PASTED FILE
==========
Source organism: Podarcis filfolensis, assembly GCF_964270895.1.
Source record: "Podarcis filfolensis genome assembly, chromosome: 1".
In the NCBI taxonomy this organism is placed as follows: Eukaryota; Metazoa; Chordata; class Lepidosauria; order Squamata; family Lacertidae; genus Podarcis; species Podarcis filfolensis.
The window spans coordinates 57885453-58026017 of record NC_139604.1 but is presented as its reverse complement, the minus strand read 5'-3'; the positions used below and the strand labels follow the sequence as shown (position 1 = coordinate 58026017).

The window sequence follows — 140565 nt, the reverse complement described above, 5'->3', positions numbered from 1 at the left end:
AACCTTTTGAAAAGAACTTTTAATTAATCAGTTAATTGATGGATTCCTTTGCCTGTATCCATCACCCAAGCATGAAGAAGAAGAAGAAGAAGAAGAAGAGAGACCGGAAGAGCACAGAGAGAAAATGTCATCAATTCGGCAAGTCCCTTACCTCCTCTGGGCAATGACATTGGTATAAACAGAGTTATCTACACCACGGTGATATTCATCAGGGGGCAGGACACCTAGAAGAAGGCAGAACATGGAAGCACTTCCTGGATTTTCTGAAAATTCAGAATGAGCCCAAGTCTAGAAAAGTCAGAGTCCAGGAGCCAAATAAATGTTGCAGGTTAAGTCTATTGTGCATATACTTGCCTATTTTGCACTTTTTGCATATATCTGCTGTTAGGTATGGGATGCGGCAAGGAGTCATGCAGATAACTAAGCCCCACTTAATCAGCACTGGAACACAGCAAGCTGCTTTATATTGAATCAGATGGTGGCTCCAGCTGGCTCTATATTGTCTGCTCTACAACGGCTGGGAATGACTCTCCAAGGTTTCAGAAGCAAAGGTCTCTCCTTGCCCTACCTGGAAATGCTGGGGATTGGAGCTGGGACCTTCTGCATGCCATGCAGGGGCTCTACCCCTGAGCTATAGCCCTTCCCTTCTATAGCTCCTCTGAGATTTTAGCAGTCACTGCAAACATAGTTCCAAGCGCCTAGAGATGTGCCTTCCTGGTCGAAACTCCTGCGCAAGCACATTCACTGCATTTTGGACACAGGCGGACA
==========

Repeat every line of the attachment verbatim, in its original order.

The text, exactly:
Source organism: Podarcis filfolensis, assembly GCF_964270895.1.
Source record: "Podarcis filfolensis genome assembly, chromosome: 1".
In the NCBI taxonomy this organism is placed as follows: Eukaryota; Metazoa; Chordata; class Lepidosauria; order Squamata; family Lacertidae; genus Podarcis; species Podarcis filfolensis.
The window spans coordinates 57885453-58026017 of record NC_139604.1 but is presented as its reverse complement, the minus strand read 5'-3'; the positions used below and the strand labels follow the sequence as shown (position 1 = coordinate 58026017).

The window sequence follows — 140565 nt, the reverse complement described above, 5'->3', positions numbered from 1 at the left end:
AACCTTTTGAAAAGAACTTTTAATTAATCAGTTAATTGATGGATTCCTTTGCCTGTATCCATCACCCAAGCATGAAGAAGAAGAAGAAGAAGAAGAAGAGAGACCGGAAGAGCACAGAGAGAAAATGTCATCAATTCGGCAAGTCCCTTACCTCCTCTGGGCAATGACATTGGTATAAACAGAGTTATCTACACCACGGTGATATTCATCAGGGGGCAGGACACCTAGAAGAAGGCAGAACATGGAAGCACTTCCTGGATTTTCTGAAAATTCAGAATGAGCCCAAGTCTAGAAAAGTCAGAGTCCAGGAGCCAAATAAATGTTGCAGGTTAAGTCTATTGTGCATATACTTGCCTATTTTGCACTTTTTGCATATATCTGCTGTTAGGTATGGGATGCGGCAAGGAGTCATGCAGATAACTAAGCCCCACTTAATCAGCACTGGAACACAGCAAGCTGCTTTATATTGAATCAGATGGTGGCTCCAGCTGGCTCTATATTGTCTGCTCTACAACGGCTGGGAATGACTCTCCAAGGTTTCAGAAGCAAAGGTCTCTCCTTGCCCTACCTGGAAATGCTGGGGATTGGAGCTGGGACCTTCTGCATGCCATGCAGGGGCTCTACCCCTGAGCTATAGCCCTTCCCTTCTATAGCTCCTCTGAGATTTTAGCAGTCACTGCAAACATAGTTCCAAGCGCCTAGAGATGTGCCTTCCTGGTCGAAACTCCTGCGCAAGCACATTCACTGCATTTTGGACACAGGCGGACA